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Be Conscious and Reflective When You GM: Seven Maxims for Game Masters

In Lessons from the Long Campaign: Prep Only What You Need [1] (part of his excellent Long Campaign series of articles), the Stew’s own DNAphil [2] said:

Over the past few weeks, I have been writing about the lessons I have learned, from running my three-year long Iron Heroes campaign (here [3] and here [4]). As this campaign charges into the its final sessions, I am starting to realize just how much this campaign taught me about being a GM, and how to manage a campaign.

I’m willing to be Phil got so much out of this because he went into it actively planning to learn from his game, and reflected on what he was learning as he went. That points to simple, concise GMing maxim that has served me well for many years now:

Be conscious and reflective when you GM.

Since you’re spending your free time reading a game mastering blog, that maxim is probably one you know well. But if you’re new to GMing, or think about the craft in a different way, maybe it’s less obvious — and I still think it’s worth stating plainly.

Three years ago I wrote about my three gaming maxims on Treasure Tables [5], in Martin’s Maxims for GMs [6]. I fleshed that list out from three maxims to six [7] last year, and this new one brings it to seven. Here they are:

  1. Always put your players first
  2. Be confident
  3. Make mistakes
  4. Never stop learning how to be a better GM
  5. When you run games, try new things
  6. Learn from both sides of the screen
  7. Be conscious and reflective when you GM

Numbers 3-6 all stem from number 7, since you can’t learn while GMing without being at least a little bit reflective. You can learn without really intending to, just by experiencing things, but as in real life it’s not nearly as effective as actively seeking to learn — being conscious about what you’re doing — every time you sit down behind your screen.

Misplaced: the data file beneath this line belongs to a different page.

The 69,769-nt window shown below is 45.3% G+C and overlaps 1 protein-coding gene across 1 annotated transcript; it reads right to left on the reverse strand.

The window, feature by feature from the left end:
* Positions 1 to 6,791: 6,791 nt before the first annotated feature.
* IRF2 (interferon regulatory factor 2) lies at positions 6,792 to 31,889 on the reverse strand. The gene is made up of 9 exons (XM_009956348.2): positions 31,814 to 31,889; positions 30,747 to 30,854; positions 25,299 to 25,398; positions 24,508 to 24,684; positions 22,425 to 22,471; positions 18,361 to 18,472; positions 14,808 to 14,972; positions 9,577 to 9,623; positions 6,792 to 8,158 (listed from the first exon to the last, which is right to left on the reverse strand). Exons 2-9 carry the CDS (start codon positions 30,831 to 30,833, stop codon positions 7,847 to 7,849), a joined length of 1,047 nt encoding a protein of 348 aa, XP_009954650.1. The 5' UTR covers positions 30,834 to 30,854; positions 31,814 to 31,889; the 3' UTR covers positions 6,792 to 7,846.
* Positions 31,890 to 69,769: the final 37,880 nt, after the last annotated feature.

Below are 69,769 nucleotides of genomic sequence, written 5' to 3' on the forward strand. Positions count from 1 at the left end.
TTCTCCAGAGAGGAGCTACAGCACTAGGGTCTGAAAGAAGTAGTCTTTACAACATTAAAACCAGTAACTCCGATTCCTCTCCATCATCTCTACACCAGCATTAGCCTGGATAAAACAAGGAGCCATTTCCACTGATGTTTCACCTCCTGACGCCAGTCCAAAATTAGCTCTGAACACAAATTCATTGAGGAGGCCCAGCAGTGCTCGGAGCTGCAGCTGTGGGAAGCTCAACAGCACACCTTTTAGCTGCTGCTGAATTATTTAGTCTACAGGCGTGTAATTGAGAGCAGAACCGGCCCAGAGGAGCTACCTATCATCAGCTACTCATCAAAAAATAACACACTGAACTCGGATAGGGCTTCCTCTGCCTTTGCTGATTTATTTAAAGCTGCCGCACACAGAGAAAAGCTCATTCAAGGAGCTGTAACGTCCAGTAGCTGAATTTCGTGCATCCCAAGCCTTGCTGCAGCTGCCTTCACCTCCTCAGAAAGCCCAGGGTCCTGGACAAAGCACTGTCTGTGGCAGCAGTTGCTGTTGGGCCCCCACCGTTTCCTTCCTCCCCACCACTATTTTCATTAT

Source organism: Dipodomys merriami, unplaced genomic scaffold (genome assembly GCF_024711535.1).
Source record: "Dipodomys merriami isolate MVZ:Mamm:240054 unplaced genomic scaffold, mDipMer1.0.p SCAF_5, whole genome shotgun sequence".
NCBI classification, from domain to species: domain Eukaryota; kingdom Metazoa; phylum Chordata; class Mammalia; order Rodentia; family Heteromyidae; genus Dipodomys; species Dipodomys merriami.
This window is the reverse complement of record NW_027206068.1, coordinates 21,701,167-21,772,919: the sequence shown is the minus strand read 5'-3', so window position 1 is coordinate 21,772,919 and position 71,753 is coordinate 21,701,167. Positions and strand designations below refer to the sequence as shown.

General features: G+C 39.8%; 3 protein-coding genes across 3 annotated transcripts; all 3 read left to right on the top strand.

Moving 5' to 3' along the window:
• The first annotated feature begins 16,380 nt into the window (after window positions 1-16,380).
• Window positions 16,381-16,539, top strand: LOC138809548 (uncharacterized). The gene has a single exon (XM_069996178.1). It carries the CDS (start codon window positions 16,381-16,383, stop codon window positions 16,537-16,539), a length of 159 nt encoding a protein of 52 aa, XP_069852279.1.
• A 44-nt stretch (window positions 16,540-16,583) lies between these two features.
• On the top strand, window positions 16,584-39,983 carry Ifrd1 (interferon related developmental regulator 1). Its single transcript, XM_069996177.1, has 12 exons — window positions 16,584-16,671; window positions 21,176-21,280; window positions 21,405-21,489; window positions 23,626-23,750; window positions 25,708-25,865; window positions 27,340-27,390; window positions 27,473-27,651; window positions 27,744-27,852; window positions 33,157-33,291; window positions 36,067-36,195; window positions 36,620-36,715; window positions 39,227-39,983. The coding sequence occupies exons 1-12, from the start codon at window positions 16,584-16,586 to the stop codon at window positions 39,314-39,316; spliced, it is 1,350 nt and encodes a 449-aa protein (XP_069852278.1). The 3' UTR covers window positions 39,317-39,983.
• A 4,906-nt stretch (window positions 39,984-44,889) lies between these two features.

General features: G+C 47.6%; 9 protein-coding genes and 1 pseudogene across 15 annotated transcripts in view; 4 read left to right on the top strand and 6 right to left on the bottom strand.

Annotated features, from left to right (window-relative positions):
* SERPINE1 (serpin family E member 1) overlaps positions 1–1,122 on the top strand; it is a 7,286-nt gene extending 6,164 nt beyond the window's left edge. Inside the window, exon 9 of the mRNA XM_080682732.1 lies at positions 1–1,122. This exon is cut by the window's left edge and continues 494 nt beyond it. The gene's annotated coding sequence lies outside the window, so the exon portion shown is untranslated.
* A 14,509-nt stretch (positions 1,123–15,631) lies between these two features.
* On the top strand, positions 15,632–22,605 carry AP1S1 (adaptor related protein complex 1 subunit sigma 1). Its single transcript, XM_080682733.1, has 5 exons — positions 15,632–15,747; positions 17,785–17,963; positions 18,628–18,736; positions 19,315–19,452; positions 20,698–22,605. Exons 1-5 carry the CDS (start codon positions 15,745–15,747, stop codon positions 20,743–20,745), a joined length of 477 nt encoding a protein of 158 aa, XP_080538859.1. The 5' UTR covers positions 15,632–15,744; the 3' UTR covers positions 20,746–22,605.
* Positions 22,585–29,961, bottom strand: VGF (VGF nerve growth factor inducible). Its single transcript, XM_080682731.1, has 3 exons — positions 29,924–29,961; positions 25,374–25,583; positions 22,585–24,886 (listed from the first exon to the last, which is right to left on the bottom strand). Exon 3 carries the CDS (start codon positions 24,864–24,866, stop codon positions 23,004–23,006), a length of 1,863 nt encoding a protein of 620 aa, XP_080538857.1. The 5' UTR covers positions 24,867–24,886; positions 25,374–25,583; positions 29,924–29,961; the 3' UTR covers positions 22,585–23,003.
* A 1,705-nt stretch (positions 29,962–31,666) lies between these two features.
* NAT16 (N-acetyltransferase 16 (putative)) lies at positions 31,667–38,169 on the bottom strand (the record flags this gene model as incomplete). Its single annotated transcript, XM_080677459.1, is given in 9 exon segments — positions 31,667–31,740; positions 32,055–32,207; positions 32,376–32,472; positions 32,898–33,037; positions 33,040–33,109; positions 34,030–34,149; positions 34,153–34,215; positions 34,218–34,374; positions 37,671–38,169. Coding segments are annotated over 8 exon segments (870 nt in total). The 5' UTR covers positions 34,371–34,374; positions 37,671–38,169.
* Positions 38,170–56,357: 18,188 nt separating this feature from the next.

I don’t even consider this kind of learning to be work; it’s just part of the process now. And taking this simple step — actively thinking, “I’m going to keep an eye on how this session goes, and reflect on it afterwards” — is a great (and simple) way to make constant improvement a part of your own approach to GMing.

7 Comments (Open | Close)

7 Comments To "Be Conscious and Reflective When You GM: Seven Maxims for Game Masters"

#1 Comment By Brent On November 26, 2008 @ 6:43 am

Great list! Gotta think about that.

Yeah, since the players so often get excited and start rushing, it’s easy for the GM to follow suit.

#2 Comment By itliaf On November 26, 2008 @ 8:30 am

I have a tendency to overplan, and then be a bit hard on myself after each session over small details of my plans I inevitably forget to include in each session. Rule #7 is a handy little piece of advice in this case to make fewer notes, find a better way to organize my notes, and move on.

#3 Comment By BryanB On November 26, 2008 @ 2:46 pm

I am my own worst critic, BUT this has the benefit of helping me reflect on what went well, alright, or not so good.

The list is good but I might add: Allow yourself to receive constructive criticism from the players, although this may be part of what you meant by learning from both sides of the screen. Certainly, we can see what works well when we are playing in a game as a player. I like getting feedback from the players when I GM though. This helps me improve and it lets me see what they thought went well or it lets me know what I could have done better.

#4 Comment By Samuel Van Der Wall On November 26, 2008 @ 4:49 pm

Those are some great rules. I’ll have to use that as my mantra when I start my next campaign.

GM’ing can be really tough. It’s a lot easier just to show up each session. When you’re responsible for the fun of the group, that’s a lot bigger burden on your shoulders.

#5 Comment By Martin Ralya On November 26, 2008 @ 7:25 pm

[8] – Yep — when you can get it, constructive player feedback is pure gold. I find most players are either reticent to give it or don’t tend to provide much when they do. It’s always appreciated, but the gems are the folks who will tell you exactly what they think while still respecting the work you’ve put into the game.

[9] – You’re not solely responsible, though. The traditional model has the GM being largely responsible, but I prefer to think of us as players with a different set of responsibilities. In a good group, ideally your players are also thinking about how to make the game more fun for everyone else at the table.

#6 Comment By Swordgleam On November 27, 2008 @ 1:19 pm

I almost think 5 should be first, though I have no idea if these are in any particular order. My current campaign is one that came with a lot of disclaimers, since I was new to both the system, and the tone I was shooting for. I’ve learned a lot more from this campaign than from any other, and most of what I’ve learned is, “Wow, I really can do that if I try.”

#7 Comment By Bookkeeper On November 28, 2008 @ 7:44 am

Thanks so much for this. I think I just rounded up the last two players for my new campaign so I’ll stick these rules up somewhere as I work!